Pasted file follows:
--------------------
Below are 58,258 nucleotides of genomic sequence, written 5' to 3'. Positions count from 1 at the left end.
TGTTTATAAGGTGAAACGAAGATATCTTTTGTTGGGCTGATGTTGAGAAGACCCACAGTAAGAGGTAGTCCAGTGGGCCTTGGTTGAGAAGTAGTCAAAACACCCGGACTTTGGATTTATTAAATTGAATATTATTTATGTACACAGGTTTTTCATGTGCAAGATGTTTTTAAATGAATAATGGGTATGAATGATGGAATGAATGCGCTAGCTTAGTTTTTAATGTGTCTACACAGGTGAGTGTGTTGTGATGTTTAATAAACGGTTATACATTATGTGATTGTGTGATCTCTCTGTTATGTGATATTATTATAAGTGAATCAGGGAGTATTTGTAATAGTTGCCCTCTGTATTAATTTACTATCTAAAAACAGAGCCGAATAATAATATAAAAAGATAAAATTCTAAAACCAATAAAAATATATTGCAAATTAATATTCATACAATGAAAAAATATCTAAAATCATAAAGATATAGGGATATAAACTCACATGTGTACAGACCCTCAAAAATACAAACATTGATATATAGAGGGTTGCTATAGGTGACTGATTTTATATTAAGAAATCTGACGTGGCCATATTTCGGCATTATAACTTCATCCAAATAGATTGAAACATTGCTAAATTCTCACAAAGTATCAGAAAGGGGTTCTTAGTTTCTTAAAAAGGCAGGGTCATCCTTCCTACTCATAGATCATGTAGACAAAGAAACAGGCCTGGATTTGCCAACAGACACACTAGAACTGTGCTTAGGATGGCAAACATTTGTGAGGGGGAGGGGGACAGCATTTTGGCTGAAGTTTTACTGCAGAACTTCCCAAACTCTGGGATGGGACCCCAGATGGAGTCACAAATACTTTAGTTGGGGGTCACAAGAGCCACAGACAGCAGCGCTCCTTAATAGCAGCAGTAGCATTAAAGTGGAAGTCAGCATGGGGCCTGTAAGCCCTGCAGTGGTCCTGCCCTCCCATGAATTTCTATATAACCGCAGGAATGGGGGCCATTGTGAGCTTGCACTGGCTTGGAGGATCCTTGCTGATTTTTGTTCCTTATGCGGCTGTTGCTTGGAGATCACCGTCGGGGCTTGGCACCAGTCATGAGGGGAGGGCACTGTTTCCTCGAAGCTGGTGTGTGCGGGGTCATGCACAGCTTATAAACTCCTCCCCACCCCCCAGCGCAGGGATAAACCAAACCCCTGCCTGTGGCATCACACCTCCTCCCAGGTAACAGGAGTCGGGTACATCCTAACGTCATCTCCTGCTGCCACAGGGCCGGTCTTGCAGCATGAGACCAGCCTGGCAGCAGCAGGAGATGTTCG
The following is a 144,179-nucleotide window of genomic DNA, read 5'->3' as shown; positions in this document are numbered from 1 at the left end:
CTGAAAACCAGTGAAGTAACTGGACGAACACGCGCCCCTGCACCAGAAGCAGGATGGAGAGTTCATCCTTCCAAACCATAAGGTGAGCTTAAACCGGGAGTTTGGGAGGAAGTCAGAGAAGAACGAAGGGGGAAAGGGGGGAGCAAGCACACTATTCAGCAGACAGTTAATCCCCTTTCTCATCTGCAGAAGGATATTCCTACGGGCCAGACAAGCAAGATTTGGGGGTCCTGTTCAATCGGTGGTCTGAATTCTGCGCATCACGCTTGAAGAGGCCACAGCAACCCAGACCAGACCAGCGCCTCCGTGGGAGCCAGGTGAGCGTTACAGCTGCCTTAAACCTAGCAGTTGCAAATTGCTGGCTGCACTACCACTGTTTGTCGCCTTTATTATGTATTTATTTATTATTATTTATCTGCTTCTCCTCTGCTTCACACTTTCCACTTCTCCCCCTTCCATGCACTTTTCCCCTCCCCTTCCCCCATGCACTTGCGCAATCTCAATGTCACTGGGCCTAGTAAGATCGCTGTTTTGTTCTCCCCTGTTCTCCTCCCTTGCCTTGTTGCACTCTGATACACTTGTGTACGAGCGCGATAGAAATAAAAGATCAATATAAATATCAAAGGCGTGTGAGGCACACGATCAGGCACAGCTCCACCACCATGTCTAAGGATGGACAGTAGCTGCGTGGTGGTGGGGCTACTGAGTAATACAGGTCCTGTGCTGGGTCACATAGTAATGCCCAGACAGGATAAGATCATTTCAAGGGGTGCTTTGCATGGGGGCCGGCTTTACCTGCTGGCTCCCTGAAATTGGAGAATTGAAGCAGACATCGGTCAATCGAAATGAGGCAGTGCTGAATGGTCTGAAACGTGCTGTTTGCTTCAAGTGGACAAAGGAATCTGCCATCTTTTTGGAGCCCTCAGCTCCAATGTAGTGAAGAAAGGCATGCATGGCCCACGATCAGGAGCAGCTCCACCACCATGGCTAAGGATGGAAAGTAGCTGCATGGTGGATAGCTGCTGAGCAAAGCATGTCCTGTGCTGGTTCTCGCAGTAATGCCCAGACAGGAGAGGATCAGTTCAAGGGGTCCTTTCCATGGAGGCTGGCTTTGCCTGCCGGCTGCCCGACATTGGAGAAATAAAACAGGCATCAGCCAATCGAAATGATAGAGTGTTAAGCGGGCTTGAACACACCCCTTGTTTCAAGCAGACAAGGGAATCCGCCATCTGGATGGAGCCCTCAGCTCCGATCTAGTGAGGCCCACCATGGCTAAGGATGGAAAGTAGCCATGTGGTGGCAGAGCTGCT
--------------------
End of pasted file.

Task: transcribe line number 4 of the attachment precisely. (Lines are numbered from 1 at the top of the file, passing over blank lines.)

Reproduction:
CTGAAAACCAGTGAAGTAACTGGACGAACACGCGCCCCTGCACCAGAAGCAGGATGGAGAGTTCATCCTTCCAAACCATAAGGTGAGCTTAAACCGGGAGTTTGGGAGGAAGTCAGAGAAGAACGAAGGGGGAAAGGGGGGAGCAAGCACACTATTCAGCAGACAGTTAATCCCCTTTCTCATCTGCAGAAGGATATTCCTACGGGCCAGACAAGCAAGATTTGGGGGTCCTGTTCAATCGGTGGTCTGAATTCTGCGCATCACGCTTGAAGAGGCCACAGCAACCCAGACCAGACCAGCGCCTCCGTGGGAGCCAGGTGAGCGTTACAGCTGCCTTAAACCTAGCAGTTGCAAATTGCTGGCTGCACTACCACTGTTTGTCGCCTTTATTATGTATTTATTTATTATTATTTATCTGCTTCTCCTCTGCTTCACACTTTCCACTTCTCCCCCTTCCATGCACTTTTCCCCTCCCCTTCCCCCATGCACTTGCGCAATCTCAATGTCACTGGGCCTAGTAAGATCGCTGTTTTGTTCTCCCCTGTTCTCCTCCCTTGCCTTGTTGCACTCTGATACACTTGTGTACGAGCGCGATAGAAATAAAAGATCAATATAAATATCAAAGGCGTGTGAGGCACACGATCAGGCACAGCTCCACCACCATGTCTAAGGATGGACAGTAGCTGCGTGGTGGTGGGGCTACTGAGTAATACAGGTCCTGTGCTGGGTCACATAGTAATGCCCAGACAGGATAAGATCATTTCAAGGGGTGCTTTGCATGGGGGCCGGCTTTACCTGCTGGCTCCCTGAAATTGGAGAATTGAAGCAGACATCGGTCAATCGAAATGAGGCAGTGCTGAATGGTCTGAAACGTGCTGTTTGCTTCAAGTGGACAAAGGAATCTGCCATCTTTTTGGAGCCCTCAGCTCCAATGTAGTGAAGAAAGGCATGCATGGCCCACGATCAGGAGCAGCTCCACCACCATGGCTAAGGATGGAAAGTAGCTGCATGGTGGATAGCTGCTGAGCAAAGCATGTCCTGTGCTGGTTCTCGCAGTAATGCCCAGACAGGAGAGGATCAGTTCAAGGGGTCCTTTCCATGGAGGCTGGCTTTGCCTGCCGGCTGCCCGACATTGGAGAAATAAAACAGGCATCAGCCAATCGAAATGATAGAGTGTTAAGCGGGCTTGAACACACCCCTTGTTTCAAGCAGACAAGGGAATCCGCCATCTGGATGGAGCCCTCAGCTCCGATCTAGTGAGGCCCACCATGGCTAAGGATGGAAAGTAGCCATGTGGTGGCAGAGCTGCT